Watch Marty’s videos, they’re handsome, brief (15-20 seconds) and informative.  Then, call us for extra still shots and blow-ups of any weight you like.  Then call with any specific questions about any of the lots or questions about auction protocols or anything else. And have FUN!

 

 

 

 


TO BUY AT RESERVE CLICK HERE : AUCTION WEBSITE

LIST OF UNSOLD LOTS AT RESERVE PRICES TO PURCHASE : HERE

L.H. Selman, Ltd.’s  Winter 2022, 80th Glass Paperweight Auction, featuring 360 lots, antique and modern, as well as choice paperweight-related objects has moved into the Buy-At-Reserve stage Monday March 21st. All unsold lots are available to purchase at their reserve price.

The auction is fully online, hosted on our AUCTION WEBSITE. A web friendly digital e-catalog can be viewed at E-CATALOG, while a printed copy of the catalog is for sale at PRINT-CATALOG. For those of you who have enjoyed watching spin videos of featured pieces, they can be accessed via our YouTube Channel. If you see something to your liking, please do not fail to place an initial bid in order to ensure that you have a position in the competitive bidding that follows in the second half of the auction. Competitive bidding concludes after each lot closes, whereby the Buy-At-Reserve stage commences offering all unsold lots at their reserve prices.

If you’re new to our auctions, or if you would just like a refresher, we recently put together a video explaining the auction process. So we encourage you to watch for a full explanation of our unique slow close auctions, including the different stages, rules and processes. And please call us at (312) 583-1177 if you have any questions

We recommend that you give the catalog’s Conditions of Sale a careful examination for a full understanding of the protocols. A key for condition statements can be found in the Conditions of Sale page in the catalog. Please call the gallery with any questions about these changes or the auction format, and don’t forget, we’re always happy to send additional images, videos or condition reports upon request.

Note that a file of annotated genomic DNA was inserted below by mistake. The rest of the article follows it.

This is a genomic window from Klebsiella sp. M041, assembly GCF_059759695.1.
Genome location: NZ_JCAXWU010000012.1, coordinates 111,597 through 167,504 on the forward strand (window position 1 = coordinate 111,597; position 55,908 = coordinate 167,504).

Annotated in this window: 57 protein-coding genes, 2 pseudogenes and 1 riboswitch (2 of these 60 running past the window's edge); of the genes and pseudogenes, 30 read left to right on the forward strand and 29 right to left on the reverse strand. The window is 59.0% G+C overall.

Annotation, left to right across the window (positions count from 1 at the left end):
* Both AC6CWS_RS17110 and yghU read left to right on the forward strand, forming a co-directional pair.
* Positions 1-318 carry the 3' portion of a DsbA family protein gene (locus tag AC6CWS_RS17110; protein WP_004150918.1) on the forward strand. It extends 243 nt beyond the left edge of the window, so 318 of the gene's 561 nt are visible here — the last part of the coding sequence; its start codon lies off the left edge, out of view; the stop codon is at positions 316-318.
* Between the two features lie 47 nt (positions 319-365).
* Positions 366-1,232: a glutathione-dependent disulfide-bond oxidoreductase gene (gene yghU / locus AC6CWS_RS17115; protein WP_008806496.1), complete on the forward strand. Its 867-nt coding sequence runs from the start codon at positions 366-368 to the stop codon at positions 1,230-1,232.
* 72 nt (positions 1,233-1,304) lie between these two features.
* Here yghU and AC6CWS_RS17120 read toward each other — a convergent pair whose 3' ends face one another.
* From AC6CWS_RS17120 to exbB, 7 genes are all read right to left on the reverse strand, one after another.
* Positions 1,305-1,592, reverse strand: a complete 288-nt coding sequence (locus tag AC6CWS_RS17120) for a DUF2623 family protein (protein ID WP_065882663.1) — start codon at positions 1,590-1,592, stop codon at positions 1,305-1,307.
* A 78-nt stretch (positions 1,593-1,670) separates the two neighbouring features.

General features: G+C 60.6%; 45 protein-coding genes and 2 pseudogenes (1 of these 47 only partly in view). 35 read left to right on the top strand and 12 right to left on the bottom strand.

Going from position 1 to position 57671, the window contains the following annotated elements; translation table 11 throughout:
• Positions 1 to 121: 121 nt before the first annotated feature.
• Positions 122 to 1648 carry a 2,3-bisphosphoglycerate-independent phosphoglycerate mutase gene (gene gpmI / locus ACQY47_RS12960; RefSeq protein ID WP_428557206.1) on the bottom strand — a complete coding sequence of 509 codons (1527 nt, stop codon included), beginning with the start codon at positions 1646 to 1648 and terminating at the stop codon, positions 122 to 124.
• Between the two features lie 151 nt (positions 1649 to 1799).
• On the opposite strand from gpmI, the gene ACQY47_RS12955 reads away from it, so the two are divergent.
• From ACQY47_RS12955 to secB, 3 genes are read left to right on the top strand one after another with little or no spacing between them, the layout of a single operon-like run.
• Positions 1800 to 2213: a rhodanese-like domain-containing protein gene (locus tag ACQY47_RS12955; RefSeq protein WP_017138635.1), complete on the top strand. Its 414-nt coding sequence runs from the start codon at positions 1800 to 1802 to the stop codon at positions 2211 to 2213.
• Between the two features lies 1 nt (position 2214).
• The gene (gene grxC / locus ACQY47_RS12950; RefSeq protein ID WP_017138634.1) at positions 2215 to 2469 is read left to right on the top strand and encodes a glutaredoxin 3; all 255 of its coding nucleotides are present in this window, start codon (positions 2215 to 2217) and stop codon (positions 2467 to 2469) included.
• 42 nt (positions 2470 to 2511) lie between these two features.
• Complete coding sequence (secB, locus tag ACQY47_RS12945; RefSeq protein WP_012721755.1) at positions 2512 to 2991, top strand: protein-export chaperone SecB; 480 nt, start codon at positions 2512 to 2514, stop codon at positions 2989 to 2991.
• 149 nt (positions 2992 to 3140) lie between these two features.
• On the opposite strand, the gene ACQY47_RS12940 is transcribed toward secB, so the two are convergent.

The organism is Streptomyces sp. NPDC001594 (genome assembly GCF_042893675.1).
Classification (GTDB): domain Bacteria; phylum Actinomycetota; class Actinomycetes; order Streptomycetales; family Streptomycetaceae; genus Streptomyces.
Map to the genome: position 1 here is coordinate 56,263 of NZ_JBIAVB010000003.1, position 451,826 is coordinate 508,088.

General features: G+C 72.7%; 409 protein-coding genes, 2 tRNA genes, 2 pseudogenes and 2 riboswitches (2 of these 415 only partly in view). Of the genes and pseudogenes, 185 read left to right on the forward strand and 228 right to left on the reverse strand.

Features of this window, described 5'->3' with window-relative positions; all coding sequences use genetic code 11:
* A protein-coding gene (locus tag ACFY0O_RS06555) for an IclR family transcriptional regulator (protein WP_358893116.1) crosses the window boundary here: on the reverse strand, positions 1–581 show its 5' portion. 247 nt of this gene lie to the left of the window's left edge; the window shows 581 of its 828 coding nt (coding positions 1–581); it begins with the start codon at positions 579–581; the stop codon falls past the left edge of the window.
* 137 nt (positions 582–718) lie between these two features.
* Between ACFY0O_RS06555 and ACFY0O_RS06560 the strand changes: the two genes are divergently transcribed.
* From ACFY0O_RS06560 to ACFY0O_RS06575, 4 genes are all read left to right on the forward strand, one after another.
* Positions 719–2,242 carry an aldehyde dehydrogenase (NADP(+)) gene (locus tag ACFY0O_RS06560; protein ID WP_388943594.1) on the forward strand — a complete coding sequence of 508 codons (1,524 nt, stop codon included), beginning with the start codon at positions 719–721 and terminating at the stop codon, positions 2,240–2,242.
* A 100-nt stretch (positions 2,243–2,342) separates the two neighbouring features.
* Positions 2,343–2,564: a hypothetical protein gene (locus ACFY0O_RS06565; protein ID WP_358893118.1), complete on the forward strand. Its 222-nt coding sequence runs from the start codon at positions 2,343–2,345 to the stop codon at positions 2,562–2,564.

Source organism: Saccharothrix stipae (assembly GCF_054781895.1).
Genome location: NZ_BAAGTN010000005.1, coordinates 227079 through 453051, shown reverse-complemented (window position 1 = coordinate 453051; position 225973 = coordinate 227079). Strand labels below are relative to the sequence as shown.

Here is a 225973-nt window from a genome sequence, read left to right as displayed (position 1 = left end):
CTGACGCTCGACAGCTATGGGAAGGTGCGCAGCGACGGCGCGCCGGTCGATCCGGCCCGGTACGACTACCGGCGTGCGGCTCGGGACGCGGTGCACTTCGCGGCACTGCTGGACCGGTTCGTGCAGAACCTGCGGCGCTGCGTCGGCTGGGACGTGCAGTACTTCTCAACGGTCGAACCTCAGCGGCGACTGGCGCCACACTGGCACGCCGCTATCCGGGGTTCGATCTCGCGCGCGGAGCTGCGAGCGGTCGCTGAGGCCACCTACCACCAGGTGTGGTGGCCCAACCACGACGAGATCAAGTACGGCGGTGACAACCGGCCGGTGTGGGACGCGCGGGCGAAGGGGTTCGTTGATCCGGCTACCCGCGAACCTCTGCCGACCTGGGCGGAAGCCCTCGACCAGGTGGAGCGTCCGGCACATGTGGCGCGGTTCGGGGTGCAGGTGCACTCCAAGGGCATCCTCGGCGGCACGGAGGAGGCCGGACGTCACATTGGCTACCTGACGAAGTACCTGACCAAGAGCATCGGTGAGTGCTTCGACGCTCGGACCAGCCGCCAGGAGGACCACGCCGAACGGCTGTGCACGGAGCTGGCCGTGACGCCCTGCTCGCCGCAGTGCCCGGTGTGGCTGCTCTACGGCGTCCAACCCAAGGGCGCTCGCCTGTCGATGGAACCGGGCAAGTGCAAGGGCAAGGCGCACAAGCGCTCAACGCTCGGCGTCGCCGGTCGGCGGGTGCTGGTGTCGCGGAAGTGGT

We are currently open to visit by appointment only, so please get in touch to schedule a time to see every lot in person at our gallery in Chicago, 410 S. Michigan Ave., suite 207. If you prefer to place any or all bids by phone, or have any questions, just give us a call at 1-800-538-0766.

Auction 80 Showreel

For those of you who have enjoyed watching spin videos of featured pieces, they can be accessed via our YouTube Channel. Or look for a link in the description of a lot indicating a video has been provided.


Greetings, Friends!

And isn’t it amazing to think that we are already about to end the 21st year of the 21st century — but here we are…

And looking back over the last 12 months, we’d like to happily acknowledge the privilege of assisting you all in your very individual and passionate pursuits of fine art glass paperweights, and to affirm the pleasures of our continuing relationships.  2021 also saw an increase in new paperweight admirers, a testament to the allure of this magical and eternal artform.

As we exhale briefly from a busy year, the Selman Gallery will be closed from Thursday, December 23 until Monday, January 3rd.  Our Web Store will remain open, however, and we will be shipping incrementally.  As the New Year dawns, we will be back here in person, open by casual appointment and hoping to also see many of you, whom we’ve missed for too long, in person again. Until then!